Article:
Friday, July 8, 2011

Just living

As I have re-familiarized myself with the religious landscape of Jacksonville, I have engaged in numerous conversations with church-goers of different denominations and affiliations. One such conversation occurred shortly after I returned to Jax. I was introduced to a woman who attends a local church, and I asked her about the congregation's involvement in social justice in the community. "What are some of the ways your congregation is meeting to the social needs of those in the community?", I naively asked. I guess I assumed that because the church was well-endowed with resources and people and was located in the center of downtown, this would be the beginning of a lengthy conversation. I was wrong. She gave me a puzzled look and responded, "We don't really do social ministry. We are more concerned with winning souls for Christ." The end. (Can I just say...awkward moment?)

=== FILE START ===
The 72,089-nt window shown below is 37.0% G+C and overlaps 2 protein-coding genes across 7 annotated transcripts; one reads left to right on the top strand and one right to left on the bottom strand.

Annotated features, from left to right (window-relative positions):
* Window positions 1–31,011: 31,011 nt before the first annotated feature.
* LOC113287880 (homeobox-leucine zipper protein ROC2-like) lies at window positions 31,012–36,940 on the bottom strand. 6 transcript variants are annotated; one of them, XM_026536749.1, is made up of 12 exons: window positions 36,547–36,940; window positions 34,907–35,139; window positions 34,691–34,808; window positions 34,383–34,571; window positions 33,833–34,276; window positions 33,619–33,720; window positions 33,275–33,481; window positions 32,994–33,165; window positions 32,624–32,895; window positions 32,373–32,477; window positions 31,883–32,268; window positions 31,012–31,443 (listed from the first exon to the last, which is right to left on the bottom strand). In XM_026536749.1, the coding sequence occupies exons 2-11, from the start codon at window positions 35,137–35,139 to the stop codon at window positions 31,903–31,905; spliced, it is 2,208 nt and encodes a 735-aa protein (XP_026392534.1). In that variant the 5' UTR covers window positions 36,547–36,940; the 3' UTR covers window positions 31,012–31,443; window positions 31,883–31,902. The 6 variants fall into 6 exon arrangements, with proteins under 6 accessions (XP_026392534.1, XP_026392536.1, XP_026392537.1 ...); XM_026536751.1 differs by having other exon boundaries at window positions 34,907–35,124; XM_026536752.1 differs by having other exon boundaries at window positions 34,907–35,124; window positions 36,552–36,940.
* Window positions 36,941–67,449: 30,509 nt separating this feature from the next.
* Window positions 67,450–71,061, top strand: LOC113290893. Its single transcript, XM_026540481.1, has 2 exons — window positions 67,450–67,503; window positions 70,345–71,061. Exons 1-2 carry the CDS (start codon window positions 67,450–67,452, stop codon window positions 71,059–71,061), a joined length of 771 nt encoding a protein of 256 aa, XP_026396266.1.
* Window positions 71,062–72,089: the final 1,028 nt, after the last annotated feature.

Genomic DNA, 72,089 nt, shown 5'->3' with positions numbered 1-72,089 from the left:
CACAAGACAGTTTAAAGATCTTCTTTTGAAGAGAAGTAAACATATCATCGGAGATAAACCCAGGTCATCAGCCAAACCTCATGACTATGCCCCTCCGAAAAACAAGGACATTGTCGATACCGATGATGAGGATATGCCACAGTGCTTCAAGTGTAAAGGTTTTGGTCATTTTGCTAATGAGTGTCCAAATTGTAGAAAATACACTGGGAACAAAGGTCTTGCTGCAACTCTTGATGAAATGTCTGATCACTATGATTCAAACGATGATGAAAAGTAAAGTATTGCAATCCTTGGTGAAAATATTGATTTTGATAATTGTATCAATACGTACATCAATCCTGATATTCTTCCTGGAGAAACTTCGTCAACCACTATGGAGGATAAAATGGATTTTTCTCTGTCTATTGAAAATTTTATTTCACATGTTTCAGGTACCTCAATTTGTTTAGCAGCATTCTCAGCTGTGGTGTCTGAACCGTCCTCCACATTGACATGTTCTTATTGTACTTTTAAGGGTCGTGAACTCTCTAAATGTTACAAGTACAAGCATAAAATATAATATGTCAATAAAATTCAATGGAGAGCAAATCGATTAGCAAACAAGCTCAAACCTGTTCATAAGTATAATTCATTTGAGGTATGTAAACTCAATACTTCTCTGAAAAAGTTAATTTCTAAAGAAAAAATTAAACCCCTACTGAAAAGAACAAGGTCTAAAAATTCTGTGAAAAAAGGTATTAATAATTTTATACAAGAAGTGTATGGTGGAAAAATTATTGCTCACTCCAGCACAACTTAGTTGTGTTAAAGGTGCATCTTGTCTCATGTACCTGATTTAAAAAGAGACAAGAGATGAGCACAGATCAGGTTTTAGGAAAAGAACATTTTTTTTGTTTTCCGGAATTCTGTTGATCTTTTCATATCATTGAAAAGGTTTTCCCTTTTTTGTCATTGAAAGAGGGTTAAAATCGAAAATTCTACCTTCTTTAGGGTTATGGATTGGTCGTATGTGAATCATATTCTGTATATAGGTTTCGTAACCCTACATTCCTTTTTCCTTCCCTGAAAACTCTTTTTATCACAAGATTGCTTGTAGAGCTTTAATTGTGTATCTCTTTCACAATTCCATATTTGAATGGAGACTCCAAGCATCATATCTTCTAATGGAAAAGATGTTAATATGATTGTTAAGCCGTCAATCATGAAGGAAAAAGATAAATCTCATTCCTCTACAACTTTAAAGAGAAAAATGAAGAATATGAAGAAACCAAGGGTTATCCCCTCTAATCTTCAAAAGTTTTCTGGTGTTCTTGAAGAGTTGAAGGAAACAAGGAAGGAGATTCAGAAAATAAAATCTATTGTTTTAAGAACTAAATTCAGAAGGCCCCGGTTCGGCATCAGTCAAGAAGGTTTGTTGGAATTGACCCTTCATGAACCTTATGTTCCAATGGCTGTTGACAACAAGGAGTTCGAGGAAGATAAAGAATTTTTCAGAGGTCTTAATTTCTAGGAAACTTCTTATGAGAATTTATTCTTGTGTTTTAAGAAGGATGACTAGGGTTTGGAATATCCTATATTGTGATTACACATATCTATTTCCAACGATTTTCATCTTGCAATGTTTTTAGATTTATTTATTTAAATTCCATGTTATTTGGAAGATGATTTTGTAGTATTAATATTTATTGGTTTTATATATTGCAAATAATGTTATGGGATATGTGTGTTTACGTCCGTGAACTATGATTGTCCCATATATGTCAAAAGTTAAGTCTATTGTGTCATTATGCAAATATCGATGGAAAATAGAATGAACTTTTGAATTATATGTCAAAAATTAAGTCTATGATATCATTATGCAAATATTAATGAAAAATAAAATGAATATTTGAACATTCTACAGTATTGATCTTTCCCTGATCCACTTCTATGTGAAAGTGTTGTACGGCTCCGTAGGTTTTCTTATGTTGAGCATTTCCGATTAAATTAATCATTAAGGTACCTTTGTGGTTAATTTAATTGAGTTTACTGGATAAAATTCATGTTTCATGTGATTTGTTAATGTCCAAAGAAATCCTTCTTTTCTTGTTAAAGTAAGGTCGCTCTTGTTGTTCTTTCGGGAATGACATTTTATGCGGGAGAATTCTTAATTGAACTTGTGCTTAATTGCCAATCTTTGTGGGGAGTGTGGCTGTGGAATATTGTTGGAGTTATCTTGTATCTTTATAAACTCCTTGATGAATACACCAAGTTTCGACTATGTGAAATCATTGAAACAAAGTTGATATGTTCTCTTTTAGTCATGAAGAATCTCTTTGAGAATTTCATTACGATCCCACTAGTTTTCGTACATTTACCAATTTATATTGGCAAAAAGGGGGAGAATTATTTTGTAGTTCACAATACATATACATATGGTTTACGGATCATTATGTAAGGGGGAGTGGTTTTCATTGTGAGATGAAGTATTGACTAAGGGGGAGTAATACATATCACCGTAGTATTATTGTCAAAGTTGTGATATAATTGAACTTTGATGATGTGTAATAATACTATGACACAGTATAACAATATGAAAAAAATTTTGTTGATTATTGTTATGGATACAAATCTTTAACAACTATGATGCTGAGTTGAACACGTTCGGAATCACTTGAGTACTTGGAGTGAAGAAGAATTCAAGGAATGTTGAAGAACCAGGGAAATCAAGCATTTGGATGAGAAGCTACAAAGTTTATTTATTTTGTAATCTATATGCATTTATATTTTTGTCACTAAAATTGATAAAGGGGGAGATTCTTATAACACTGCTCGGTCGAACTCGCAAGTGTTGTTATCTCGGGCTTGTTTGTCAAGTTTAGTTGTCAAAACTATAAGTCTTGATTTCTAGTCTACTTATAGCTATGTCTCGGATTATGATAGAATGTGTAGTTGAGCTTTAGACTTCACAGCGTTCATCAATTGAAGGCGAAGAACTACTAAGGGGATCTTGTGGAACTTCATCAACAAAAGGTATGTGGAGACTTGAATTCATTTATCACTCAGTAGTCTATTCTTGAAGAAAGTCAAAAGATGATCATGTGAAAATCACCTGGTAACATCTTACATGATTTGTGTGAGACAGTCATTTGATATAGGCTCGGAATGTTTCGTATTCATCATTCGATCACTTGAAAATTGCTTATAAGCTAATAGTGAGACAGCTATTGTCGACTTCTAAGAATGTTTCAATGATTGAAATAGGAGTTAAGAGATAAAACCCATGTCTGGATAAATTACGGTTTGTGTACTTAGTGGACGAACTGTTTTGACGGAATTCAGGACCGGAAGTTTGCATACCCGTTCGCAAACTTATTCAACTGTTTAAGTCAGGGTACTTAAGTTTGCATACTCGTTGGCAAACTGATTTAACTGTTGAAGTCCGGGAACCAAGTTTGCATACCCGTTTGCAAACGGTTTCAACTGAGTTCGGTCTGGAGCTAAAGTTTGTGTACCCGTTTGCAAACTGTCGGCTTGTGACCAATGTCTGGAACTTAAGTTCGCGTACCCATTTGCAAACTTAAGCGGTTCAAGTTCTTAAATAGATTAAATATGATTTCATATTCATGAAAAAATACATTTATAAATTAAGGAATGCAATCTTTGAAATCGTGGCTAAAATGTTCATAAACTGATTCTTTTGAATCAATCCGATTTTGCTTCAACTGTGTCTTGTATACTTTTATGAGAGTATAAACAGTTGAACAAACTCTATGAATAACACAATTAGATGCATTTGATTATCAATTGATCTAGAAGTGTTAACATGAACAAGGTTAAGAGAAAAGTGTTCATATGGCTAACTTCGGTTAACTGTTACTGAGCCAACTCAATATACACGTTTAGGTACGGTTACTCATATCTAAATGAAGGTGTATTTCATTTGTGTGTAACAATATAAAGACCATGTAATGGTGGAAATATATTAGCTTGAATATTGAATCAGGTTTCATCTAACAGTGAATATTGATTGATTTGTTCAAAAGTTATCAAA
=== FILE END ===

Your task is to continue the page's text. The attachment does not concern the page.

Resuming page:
I really believe that this is one of the biggest disconnects that many people today experience with the Church and with Christianity in general. We have somehow acted on a misguided belief that life is somehow lived in compartments - the physical, spiritual, emotional are separate and are to be addressed separately. One consequence of this way of thinking is fragmented living. Instead of guiding people into understanding ways to follow Christ in their day to day lives, we make Christianity about a place we go to enhance our spiritual lives - and, often there is no connection to the day to day challenges and choices that permeate our living.

I was excited to run across this video on TheOOZE.TV promoting Julie Clawson's book, Practicing Everyday Justice. She talks in the video about just living as a deeply spiritual discipline that is grounded in our desire to holistically live out the gospel in practical ways. Following Christ through just practices will impact our choices and should cause us to think about all of life in a new way (including where we shop and what we eat). Truthfully, this is much more challenging than showing up at church on Sundays for a spiritual "fix", but it certainly seems like a more true expression of our claim to be resurrection people. I'm reluctantly ordering my copy this week...

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